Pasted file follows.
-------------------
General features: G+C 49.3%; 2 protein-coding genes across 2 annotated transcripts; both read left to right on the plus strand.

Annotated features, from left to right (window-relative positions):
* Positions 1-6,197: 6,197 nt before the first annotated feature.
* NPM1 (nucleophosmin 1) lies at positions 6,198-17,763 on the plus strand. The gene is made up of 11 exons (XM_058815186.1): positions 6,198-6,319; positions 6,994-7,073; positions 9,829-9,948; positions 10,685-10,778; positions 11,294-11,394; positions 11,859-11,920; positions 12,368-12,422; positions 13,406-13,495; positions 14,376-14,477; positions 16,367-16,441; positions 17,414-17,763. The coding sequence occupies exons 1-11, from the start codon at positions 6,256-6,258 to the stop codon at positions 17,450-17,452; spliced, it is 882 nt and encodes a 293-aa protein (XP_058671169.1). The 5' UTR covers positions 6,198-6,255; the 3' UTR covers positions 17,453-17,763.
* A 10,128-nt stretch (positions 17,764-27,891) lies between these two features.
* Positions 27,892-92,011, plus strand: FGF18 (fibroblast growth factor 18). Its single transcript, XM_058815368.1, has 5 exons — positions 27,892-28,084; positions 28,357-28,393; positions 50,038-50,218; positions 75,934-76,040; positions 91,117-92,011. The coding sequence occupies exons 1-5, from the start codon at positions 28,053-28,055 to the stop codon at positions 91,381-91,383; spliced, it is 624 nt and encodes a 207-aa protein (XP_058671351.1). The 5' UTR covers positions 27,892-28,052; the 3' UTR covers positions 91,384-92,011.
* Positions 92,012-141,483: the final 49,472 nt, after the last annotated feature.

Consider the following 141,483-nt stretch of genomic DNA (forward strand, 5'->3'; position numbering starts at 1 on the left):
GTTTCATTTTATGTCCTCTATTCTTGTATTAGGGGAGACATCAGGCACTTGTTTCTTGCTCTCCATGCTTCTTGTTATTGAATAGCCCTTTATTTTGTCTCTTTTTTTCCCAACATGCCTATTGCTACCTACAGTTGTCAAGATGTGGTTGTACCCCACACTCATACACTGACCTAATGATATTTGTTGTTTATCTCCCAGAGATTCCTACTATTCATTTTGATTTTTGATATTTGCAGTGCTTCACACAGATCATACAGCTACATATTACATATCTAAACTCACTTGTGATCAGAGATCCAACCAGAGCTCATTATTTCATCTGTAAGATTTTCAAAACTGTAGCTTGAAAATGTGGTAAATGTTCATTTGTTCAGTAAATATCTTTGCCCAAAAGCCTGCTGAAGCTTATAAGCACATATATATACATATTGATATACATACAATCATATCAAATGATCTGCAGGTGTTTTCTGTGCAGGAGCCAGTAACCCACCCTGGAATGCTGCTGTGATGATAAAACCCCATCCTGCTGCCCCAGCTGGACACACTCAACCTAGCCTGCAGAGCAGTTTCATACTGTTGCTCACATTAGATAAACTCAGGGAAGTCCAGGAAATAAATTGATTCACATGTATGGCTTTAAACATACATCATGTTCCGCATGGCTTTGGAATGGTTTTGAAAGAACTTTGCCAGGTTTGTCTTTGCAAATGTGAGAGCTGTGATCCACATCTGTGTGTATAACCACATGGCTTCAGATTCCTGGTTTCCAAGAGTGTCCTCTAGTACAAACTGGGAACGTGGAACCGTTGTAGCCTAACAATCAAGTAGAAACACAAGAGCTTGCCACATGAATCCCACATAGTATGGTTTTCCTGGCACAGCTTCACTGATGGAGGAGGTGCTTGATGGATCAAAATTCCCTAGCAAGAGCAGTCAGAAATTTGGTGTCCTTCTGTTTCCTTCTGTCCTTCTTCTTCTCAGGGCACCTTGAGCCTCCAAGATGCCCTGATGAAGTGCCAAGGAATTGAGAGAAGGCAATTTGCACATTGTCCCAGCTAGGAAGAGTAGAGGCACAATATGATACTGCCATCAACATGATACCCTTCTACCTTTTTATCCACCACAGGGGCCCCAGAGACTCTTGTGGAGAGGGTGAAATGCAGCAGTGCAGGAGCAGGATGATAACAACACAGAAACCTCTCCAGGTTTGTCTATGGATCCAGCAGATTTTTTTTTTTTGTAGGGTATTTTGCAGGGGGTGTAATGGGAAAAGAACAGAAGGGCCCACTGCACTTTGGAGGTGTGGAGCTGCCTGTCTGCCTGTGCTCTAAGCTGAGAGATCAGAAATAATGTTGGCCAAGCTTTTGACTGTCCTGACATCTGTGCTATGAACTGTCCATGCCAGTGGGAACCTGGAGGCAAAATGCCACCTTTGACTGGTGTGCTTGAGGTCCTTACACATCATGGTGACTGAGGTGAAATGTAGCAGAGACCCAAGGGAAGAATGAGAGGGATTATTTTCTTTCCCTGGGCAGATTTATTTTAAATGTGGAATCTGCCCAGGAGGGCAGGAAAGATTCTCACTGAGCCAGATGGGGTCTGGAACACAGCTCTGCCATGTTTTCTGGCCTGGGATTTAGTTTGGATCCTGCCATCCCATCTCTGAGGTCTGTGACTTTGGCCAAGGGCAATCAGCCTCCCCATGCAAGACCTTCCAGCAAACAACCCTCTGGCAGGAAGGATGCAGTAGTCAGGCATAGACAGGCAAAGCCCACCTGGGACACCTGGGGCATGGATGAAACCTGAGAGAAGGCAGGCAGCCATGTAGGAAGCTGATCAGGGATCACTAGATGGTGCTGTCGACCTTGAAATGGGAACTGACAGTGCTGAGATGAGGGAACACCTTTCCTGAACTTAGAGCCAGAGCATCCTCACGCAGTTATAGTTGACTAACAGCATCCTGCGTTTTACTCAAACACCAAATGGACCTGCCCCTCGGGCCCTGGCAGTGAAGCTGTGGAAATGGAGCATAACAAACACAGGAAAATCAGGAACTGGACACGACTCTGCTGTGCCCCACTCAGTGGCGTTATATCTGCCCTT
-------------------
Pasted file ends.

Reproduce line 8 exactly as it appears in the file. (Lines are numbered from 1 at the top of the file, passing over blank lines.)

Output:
Consider the following 141,483-nt stretch of genomic DNA (forward strand, 5'->3'; position numbering starts at 1 on the left):